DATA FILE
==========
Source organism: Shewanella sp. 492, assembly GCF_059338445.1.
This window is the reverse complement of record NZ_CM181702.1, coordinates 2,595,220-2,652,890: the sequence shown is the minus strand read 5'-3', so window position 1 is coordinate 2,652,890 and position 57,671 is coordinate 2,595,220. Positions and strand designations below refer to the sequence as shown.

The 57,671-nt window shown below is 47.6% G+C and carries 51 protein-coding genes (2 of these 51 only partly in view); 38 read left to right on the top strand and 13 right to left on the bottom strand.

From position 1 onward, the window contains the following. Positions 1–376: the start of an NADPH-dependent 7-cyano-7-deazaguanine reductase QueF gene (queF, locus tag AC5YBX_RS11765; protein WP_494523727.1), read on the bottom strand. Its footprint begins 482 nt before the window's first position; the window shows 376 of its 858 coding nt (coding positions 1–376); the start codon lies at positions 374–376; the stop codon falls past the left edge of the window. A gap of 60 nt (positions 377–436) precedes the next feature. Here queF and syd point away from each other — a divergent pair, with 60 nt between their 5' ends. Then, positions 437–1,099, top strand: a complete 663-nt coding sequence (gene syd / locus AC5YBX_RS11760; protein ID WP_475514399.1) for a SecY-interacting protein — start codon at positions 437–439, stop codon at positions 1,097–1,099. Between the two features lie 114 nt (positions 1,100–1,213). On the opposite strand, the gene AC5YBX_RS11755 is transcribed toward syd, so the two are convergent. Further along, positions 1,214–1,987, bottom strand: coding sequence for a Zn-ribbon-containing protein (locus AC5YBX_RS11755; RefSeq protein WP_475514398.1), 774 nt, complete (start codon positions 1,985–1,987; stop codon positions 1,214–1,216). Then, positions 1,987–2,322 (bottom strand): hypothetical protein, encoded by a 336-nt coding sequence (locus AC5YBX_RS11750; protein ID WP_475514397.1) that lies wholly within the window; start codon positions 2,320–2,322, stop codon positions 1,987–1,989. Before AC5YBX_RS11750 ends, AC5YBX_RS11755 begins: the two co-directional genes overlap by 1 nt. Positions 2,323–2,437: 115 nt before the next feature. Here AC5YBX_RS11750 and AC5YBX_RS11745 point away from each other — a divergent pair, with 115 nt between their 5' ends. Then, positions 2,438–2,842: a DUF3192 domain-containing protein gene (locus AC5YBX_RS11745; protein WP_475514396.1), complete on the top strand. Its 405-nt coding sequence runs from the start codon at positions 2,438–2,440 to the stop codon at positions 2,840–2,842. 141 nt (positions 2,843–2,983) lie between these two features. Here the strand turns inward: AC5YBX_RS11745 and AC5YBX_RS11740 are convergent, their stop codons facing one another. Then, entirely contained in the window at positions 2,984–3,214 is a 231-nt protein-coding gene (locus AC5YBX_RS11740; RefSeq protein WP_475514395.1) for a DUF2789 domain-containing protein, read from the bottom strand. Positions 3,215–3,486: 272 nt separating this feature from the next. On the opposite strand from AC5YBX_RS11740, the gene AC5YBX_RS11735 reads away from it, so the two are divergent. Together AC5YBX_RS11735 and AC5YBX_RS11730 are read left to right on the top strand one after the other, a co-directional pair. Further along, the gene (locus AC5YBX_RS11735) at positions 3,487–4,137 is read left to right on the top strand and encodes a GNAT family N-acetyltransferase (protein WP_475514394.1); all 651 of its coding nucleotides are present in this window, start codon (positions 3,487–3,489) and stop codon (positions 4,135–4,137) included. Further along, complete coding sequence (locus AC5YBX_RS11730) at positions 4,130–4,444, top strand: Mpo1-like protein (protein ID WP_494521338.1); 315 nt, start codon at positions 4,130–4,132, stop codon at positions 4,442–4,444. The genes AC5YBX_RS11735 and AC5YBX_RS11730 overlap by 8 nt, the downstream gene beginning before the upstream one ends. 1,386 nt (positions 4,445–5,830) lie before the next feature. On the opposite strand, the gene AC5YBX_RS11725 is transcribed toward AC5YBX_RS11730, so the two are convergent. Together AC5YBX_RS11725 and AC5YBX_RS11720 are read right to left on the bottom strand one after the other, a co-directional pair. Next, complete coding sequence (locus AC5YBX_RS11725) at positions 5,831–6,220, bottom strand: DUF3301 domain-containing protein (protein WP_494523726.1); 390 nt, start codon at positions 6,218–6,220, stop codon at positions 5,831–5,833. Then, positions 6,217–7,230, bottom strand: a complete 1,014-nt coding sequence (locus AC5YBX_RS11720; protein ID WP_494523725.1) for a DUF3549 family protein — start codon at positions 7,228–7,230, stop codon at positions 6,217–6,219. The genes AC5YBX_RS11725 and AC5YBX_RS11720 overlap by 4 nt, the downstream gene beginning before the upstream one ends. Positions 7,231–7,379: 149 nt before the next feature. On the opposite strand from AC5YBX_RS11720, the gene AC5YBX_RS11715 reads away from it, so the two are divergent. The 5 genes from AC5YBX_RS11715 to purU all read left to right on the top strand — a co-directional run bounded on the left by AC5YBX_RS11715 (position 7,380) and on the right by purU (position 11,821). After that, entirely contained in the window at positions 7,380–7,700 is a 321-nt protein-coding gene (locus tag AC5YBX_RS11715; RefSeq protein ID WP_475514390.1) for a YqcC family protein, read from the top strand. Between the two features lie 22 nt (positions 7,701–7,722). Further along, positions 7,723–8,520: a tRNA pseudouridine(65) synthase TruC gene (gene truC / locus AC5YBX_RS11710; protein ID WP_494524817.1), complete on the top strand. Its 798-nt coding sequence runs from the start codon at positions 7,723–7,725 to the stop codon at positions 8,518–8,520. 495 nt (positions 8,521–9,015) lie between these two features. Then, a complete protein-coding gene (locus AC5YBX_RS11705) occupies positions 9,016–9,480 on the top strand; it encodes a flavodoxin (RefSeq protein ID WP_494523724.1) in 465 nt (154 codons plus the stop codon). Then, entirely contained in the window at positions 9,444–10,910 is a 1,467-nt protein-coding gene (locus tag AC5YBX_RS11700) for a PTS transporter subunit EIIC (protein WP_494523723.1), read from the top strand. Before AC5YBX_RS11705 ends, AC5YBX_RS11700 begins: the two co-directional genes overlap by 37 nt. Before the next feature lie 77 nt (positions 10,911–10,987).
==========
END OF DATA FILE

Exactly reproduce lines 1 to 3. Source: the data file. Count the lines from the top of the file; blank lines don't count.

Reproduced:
Source organism: Shewanella sp. 492, assembly GCF_059338445.1.
This window is the reverse complement of record NZ_CM181702.1, coordinates 2,595,220-2,652,890: the sequence shown is the minus strand read 5'-3', so window position 1 is coordinate 2,652,890 and position 57,671 is coordinate 2,595,220. Positions and strand designations below refer to the sequence as shown.

The 57,671-nt window shown below is 47.6% G+C and carries 51 protein-coding genes (2 of these 51 only partly in view); 38 read left to right on the top strand and 13 right to left on the bottom strand.